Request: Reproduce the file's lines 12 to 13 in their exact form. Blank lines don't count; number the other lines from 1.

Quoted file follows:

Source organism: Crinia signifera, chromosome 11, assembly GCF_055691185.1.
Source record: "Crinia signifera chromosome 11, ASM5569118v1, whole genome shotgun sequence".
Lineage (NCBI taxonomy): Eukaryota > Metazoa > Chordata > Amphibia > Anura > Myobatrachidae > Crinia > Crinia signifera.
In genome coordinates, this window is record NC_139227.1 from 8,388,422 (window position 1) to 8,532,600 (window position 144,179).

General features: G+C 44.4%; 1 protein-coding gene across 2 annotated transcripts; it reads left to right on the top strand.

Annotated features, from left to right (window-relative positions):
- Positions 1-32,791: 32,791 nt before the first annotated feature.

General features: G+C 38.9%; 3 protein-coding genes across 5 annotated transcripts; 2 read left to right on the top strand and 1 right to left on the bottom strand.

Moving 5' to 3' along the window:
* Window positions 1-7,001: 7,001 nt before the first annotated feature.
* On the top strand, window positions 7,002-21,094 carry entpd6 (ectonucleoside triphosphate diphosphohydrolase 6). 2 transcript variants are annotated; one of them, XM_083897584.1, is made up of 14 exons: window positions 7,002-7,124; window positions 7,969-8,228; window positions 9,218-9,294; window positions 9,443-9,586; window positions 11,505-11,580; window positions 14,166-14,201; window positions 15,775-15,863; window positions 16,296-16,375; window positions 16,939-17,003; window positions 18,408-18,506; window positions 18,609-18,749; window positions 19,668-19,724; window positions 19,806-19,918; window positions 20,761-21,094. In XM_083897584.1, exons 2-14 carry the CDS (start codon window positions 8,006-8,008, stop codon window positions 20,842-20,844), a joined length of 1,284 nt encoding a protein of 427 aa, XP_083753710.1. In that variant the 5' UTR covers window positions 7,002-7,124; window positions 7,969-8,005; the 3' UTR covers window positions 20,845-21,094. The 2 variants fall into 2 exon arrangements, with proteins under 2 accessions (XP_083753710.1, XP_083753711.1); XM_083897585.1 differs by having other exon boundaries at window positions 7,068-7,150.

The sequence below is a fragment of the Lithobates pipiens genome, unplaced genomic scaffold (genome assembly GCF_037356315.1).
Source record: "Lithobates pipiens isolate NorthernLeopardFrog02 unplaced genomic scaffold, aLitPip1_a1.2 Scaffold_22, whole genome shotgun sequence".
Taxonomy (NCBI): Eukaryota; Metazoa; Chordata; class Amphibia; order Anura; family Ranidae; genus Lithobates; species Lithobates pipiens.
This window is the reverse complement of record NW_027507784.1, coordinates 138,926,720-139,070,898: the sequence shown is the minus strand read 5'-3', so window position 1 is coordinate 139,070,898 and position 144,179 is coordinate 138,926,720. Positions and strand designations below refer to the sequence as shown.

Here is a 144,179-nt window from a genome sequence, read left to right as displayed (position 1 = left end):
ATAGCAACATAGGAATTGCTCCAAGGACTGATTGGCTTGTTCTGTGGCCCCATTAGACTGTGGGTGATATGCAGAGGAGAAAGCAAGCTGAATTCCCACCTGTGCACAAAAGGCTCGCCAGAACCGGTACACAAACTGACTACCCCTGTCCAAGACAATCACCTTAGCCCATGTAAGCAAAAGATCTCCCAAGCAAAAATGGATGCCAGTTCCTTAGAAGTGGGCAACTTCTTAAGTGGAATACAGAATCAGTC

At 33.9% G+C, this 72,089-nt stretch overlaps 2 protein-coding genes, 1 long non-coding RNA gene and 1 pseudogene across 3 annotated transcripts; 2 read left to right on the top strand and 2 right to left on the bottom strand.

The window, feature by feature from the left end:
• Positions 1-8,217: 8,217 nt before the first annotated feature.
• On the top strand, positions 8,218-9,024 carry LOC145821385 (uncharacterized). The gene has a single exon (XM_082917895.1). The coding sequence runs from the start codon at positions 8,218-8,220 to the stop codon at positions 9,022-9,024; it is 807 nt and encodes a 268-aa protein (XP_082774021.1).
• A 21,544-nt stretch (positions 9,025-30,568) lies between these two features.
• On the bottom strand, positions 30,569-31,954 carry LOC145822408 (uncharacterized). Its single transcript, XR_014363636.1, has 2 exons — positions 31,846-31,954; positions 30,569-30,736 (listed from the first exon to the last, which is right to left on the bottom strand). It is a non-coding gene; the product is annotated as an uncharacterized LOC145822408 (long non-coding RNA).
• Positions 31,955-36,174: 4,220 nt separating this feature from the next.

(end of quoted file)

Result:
The sequence below is a fragment of the Lithobates pipiens genome, unplaced genomic scaffold (genome assembly GCF_037356315.1).
Source record: "Lithobates pipiens isolate NorthernLeopardFrog02 unplaced genomic scaffold, aLitPip1_a1.2 Scaffold_22, whole genome shotgun sequence".